But asking the tough questions, even while willing to follow the NAP better than any of the rest of you do? Lose all rights, do not pass Go.

It's a wonder no one thinks libertarians are trying to run a scam.
  

This moral relativism of yours is exactly what lets government take this freedom, then that freedom, until we have lost them all.
-SnarkySack
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Jeff
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Re: Rothbard on Defending Property
Reply #4 - Dec 23rd, 2018 at 3:34pm
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Little Big Man wrote on Dec 23rd, 2018 at 10:37am:
My daughter had her phone stolen recently and she was able to track exactly where it was.  She called 911 expecting that she could give the police the location and they would go get it for her.  You know, because government protects us from anarchy.  911 gave her the number to non-emergency dispatch which was an answering machine that referred her to the website on which to report thefts of items valued at less than five thousand dollars.  For a college girl, a phone is worth much more than five thousand dollars, but police are way too busy writing tickets for no seat belt to bother with it.  Seeing how distraught she was, I would have gladly confronted the thief.  But even if I could have found him or her, she no doubt would be hell bent on keeping the phone and I might get the worst of it.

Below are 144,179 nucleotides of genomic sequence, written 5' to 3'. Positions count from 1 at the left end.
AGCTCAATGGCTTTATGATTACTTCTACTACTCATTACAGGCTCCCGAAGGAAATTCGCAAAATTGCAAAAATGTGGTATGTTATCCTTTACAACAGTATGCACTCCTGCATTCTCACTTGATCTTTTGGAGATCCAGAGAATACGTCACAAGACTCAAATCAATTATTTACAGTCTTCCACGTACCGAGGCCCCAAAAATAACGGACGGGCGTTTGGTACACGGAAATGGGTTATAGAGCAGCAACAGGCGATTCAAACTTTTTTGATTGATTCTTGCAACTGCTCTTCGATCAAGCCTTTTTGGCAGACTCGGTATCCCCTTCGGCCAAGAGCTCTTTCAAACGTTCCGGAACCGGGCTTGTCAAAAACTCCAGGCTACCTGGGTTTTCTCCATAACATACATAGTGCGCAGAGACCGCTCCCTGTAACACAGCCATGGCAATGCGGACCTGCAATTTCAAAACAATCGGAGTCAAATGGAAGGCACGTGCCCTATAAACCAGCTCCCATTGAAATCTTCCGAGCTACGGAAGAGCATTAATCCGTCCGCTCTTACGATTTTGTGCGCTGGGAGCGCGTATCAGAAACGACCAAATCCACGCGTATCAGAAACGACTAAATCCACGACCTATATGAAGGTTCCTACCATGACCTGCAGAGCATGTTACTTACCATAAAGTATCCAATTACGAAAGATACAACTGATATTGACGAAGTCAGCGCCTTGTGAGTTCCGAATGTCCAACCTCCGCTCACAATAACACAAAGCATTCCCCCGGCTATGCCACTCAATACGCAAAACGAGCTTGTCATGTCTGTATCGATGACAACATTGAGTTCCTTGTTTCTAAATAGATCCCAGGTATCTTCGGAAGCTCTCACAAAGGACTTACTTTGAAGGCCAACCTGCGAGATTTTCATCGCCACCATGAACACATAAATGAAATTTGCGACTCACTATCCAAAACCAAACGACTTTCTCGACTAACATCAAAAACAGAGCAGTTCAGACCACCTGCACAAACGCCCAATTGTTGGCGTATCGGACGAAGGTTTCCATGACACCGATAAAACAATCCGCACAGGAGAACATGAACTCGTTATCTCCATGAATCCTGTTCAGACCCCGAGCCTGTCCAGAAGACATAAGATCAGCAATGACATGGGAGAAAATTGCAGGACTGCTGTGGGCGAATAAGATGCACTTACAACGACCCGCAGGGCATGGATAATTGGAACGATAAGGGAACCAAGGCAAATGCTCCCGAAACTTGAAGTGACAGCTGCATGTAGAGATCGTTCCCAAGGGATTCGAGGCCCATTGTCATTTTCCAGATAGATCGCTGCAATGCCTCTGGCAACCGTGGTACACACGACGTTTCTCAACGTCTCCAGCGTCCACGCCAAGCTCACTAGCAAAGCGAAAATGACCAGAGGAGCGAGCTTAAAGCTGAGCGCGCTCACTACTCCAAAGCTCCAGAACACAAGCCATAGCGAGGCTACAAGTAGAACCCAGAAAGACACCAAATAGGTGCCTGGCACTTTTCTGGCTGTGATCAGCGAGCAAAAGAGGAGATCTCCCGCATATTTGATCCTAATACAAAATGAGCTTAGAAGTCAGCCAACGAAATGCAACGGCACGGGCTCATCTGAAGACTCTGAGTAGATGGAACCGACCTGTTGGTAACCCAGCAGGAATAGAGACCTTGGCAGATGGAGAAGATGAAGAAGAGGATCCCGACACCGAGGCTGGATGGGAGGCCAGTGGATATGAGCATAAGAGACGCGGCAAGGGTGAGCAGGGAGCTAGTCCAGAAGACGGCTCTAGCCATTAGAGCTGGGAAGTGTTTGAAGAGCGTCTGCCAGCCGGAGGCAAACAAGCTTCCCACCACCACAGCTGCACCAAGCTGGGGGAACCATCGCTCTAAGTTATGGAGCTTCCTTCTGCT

You said your daughter knew exactly where it was.

It's too bad you live wherever you do where you essentially have no police. Cool
  
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Re: Rothbard on Defending Property
Reply #5 - Dec 23rd, 2018 at 3:34pm
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The Opposition wrote on Dec 23rd, 2018 at 11:55am:
Isn't it interesting that it's regulated by value?
Where?

BTW, defending your property is different from trying to retrieve it after it's been stolen.